Check out our recommendations for the best over-ear headphones, the best headphones under $200, and the best wireless headphones.
The Skullcandy Crusher Evo Wireless are better than the Skullcandy Crusher Wireless 2016. Both headphones have a bass-heavy sound profile and a haptic bass slider to add extra boom to audio. The Evo are more comfortable and have a companion app with EQ presets. However, the 2016 edition have a more stable fit.
The Skullcandy Crusher Evo Wireless are better headphones for most uses than the Skullcandy Hesh Evo Wireless. The Crusher Evo feel significantly better built and have a more neutral sound profile right out of the box. They also have a haptic bass slider and are compatible with the Skullcandy app, which offers EQ presets. However, the Hesh Evo have a more stable fit and longer continuous battery life.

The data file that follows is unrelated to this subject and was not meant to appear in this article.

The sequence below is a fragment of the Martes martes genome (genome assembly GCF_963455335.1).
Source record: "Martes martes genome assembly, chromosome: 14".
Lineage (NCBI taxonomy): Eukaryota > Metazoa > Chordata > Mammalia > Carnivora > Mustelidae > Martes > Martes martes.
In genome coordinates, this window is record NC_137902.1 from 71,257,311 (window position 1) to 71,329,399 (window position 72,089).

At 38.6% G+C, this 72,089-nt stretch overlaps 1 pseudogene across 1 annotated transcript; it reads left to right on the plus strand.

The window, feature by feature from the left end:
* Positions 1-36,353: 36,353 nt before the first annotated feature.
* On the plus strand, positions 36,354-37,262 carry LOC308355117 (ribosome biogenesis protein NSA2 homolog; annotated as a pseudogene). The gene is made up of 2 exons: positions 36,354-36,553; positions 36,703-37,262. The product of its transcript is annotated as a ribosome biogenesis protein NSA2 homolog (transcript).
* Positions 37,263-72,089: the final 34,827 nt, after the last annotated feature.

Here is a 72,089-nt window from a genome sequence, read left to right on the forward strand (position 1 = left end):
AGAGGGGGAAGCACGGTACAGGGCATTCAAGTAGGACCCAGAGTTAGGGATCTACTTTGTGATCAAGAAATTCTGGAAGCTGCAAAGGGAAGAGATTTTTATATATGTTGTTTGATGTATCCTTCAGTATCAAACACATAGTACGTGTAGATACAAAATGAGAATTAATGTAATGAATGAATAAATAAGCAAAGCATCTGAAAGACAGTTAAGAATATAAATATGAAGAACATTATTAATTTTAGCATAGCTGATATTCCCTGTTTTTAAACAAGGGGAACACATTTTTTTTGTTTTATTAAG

The Sony WH-XB910N Wireless are better headphones than the Skullcandy Crusher Evo Wireless. The Sony are more comfortable, have a significantly better noise isolation performance, and have longer continuous battery life. Their companion app also offers a graphic EQ and presets to help you adjust their sound to your liking, and they support multi-device pairing. The Skullcandy have a haptic bass slider that some users may prefer.
The JBL Live 660NC Wireless are slightly better headphones than the Skullcandy Crusher Evo Wireless. While both headphones are comfortable and well-built, the JBL have a more neutral sound profile out-of-the-box and have a decent ANC, which can help block out some ambient noise around you. Their companion app also has a parametric EQ and presets so that you can adjust their sound. However, some users may prefer the Skullcandy's haptic bass slider.
The Skullcandy Venue Wireless and the Skullcandy Crusher Evo Wireless are very similarly performing headphones, so you may prefer one over the other. The Crusher Evo come with a haptic bass slider, and they're better built. They have a longer battery life and a companion app with EQ presets. Also, their bass-heavy sound profile is a bit more neutral than the Venue's v-shaped sound profile. However, the Venue have a better case, are more stable, and isolate against more sounds.